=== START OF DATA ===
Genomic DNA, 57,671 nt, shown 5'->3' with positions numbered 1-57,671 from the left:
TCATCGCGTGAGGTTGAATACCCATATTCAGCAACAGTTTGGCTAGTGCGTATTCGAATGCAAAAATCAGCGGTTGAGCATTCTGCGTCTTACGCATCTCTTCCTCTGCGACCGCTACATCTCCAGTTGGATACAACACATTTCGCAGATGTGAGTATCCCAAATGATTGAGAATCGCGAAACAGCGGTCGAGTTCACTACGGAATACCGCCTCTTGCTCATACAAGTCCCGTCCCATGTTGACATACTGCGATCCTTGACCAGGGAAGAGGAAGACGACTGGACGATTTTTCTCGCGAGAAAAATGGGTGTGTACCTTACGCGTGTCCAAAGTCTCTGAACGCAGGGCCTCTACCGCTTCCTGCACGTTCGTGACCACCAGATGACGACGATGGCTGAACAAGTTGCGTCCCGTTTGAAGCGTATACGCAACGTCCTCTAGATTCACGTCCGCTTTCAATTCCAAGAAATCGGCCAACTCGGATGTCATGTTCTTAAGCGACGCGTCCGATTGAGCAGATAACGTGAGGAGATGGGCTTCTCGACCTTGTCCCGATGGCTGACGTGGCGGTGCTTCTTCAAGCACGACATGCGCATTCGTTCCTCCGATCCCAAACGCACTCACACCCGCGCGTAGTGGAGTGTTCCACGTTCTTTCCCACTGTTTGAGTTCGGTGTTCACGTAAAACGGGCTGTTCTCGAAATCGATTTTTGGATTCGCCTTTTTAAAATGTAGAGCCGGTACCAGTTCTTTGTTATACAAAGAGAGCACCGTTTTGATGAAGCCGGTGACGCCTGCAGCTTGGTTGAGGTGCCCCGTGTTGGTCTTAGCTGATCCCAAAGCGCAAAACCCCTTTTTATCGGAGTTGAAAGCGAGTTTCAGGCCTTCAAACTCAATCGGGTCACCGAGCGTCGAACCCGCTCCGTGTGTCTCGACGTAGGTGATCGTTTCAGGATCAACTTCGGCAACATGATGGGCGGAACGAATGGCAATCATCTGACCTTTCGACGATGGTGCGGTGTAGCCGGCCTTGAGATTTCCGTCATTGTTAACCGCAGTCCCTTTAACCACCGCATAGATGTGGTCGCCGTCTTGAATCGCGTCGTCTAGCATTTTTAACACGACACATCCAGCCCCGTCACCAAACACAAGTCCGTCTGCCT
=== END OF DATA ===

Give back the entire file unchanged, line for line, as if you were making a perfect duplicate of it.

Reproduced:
Genomic DNA, 57,671 nt, shown 5'->3' with positions numbered 1-57,671 from the left:
TCATCGCGTGAGGTTGAATACCCATATTCAGCAACAGTTTGGCTAGTGCGTATTCGAATGCAAAAATCAGCGGTTGAGCATTCTGCGTCTTACGCATCTCTTCCTCTGCGACCGCTACATCTCCAGTTGGATACAACACATTTCGCAGATGTGAGTATCCCAAATGATTGAGAATCGCGAAACAGCGGTCGAGTTCACTACGGAATACCGCCTCTTGCTCATACAAGTCCCGTCCCATGTTGACATACTGCGATCCTTGACCAGGGAAGAGGAAGACGACTGGACGATTTTTCTCGCGAGAAAAATGGGTGTGTACCTTACGCGTGTCCAAAGTCTCTGAACGCAGGGCCTCTACCGCTTCCTGCACGTTCGTGACCACCAGATGACGACGATGGCTGAACAAGTTGCGTCCCGTTTGAAGCGTATACGCAACGTCCTCTAGATTCACGTCCGCTTTCAATTCCAAGAAATCGGCCAACTCGGATGTCATGTTCTTAAGCGACGCGTCCGATTGAGCAGATAACGTGAGGAGATGGGCTTCTCGACCTTGTCCCGATGGCTGACGTGGCGGTGCTTCTTCAAGCACGACATGCGCATTCGTTCCTCCGATCCCAAACGCACTCACACCCGCGCGTAGTGGAGTGTTCCACGTTCTTTCCCACTGTTTGAGTTCGGTGTTCACGTAAAACGGGCTGTTCTCGAAATCGATTTTTGGATTCGCCTTTTTAAAATGTAGAGCCGGTACCAGTTCTTTGTTATACAAAGAGAGCACCGTTTTGATGAAGCCGGTGACGCCTGCAGCTTGGTTGAGGTGCCCCGTGTTGGTCTTAGCTGATCCCAAAGCGCAAAACCCCTTTTTATCGGAGTTGAAAGCGAGTTTCAGGCCTTCAAACTCAATCGGGTCACCGAGCGTCGAACCCGCTCCGTGTGTCTCGACGTAGGTGATCGTTTCAGGATCAACTTCGGCAACATGATGGGCGGAACGAATGGCAATCATCTGACCTTTCGACGATGGTGCGGTGTAGCCGGCCTTGAGATTTCCGTCATTGTTAACCGCAGTCCCTTTAACCACCGCATAGATGTGGTCGCCGTCTTGAATCGCGTCGTCTAGCATTTTTAACACGACACATCCAGCCCCGTCACCAAACACAAGTCCGTCTGCCT